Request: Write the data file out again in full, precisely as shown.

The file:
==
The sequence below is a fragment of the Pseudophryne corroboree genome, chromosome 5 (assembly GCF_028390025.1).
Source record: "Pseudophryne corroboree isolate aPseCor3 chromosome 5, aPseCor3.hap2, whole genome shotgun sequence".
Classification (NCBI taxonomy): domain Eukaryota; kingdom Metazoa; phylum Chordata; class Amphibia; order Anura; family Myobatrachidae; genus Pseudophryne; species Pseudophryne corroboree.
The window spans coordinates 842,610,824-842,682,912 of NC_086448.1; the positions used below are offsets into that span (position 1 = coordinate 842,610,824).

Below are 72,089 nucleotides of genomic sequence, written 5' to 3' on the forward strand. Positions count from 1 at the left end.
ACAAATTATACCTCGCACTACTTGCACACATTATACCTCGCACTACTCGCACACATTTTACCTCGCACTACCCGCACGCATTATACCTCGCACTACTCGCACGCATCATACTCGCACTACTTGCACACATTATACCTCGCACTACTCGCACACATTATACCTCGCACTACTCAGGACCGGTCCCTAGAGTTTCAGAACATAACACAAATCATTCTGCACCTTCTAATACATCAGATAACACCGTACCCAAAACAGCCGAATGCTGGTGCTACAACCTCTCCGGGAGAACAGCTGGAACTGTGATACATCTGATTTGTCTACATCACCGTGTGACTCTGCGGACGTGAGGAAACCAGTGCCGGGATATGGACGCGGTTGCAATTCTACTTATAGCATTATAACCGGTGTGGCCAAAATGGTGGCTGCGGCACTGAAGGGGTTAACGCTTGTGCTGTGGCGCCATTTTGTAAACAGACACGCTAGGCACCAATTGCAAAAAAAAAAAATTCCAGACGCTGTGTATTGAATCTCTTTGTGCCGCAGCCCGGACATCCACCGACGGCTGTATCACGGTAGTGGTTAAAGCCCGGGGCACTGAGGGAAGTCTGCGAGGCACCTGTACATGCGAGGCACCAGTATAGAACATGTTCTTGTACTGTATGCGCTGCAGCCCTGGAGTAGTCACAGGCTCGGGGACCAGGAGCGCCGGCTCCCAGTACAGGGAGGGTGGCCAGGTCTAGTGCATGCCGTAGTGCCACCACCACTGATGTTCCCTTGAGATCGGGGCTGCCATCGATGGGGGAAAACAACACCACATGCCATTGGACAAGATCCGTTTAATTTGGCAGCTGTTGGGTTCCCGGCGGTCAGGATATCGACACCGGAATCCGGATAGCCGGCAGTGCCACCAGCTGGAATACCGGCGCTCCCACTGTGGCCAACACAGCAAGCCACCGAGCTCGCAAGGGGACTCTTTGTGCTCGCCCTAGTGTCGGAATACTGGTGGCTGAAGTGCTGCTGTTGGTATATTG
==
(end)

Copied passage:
The sequence below is a fragment of the Pseudophryne corroboree genome, chromosome 5 (assembly GCF_028390025.1).
Source record: "Pseudophryne corroboree isolate aPseCor3 chromosome 5, aPseCor3.hap2, whole genome shotgun sequence".
Classification (NCBI taxonomy): domain Eukaryota; kingdom Metazoa; phylum Chordata; class Amphibia; order Anura; family Myobatrachidae; genus Pseudophryne; species Pseudophryne corroboree.
The window spans coordinates 842,610,824-842,682,912 of NC_086448.1; the positions used below are offsets into that span (position 1 = coordinate 842,610,824).

Below are 72,089 nucleotides of genomic sequence, written 5' to 3' on the forward strand. Positions count from 1 at the left end.
ACAAATTATACCTCGCACTACTTGCACACATTATACCTCGCACTACTCGCACACATTTTACCTCGCACTACCCGCACGCATTATACCTCGCACTACTCGCACGCATCATACTCGCACTACTTGCACACATTATACCTCGCACTACTCGCACACATTATACCTCGCACTACTCAGGACCGGTCCCTAGAGTTTCAGAACATAACACAAATCATTCTGCACCTTCTAATACATCAGATAACACCGTACCCAAAACAGCCGAATGCTGGTGCTACAACCTCTCCGGGAGAACAGCTGGAACTGTGATACATCTGATTTGTCTACATCACCGTGTGACTCTGCGGACGTGAGGAAACCAGTGCCGGGATATGGACGCGGTTGCAATTCTACTTATAGCATTATAACCGGTGTGGCCAAAATGGTGGCTGCGGCACTGAAGGGGTTAACGCTTGTGCTGTGGCGCCATTTTGTAAACAGACACGCTAGGCACCAATTGCAAAAAAAAAAAATTCCAGACGCTGTGTATTGAATCTCTTTGTGCCGCAGCCCGGACATCCACCGACGGCTGTATCACGGTAGTGGTTAAAGCCCGGGGCACTGAGGGAAGTCTGCGAGGCACCTGTACATGCGAGGCACCAGTATAGAACATGTTCTTGTACTGTATGCGCTGCAGCCCTGGAGTAGTCACAGGCTCGGGGACCAGGAGCGCCGGCTCCCAGTACAGGGAGGGTGGCCAGGTCTAGTGCATGCCGTAGTGCCACCACCACTGATGTTCCCTTGAGATCGGGGCTGCCATCGATGGGGGAAAACAACACCACATGCCATTGGACAAGATCCGTTTAATTTGGCAGCTGTTGGGTTCCCGGCGGTCAGGATATCGACACCGGAATCCGGATAGCCGGCAGTGCCACCAGCTGGAATACCGGCGCTCCCACTGTGGCCAACACAGCAAGCCACCGAGCTCGCAAGGGGACTCTTTGTGCTCGCCCTAGTGTCGGAATACTGGTGGCTGAAGTGCTGCTGTTGGTATATTG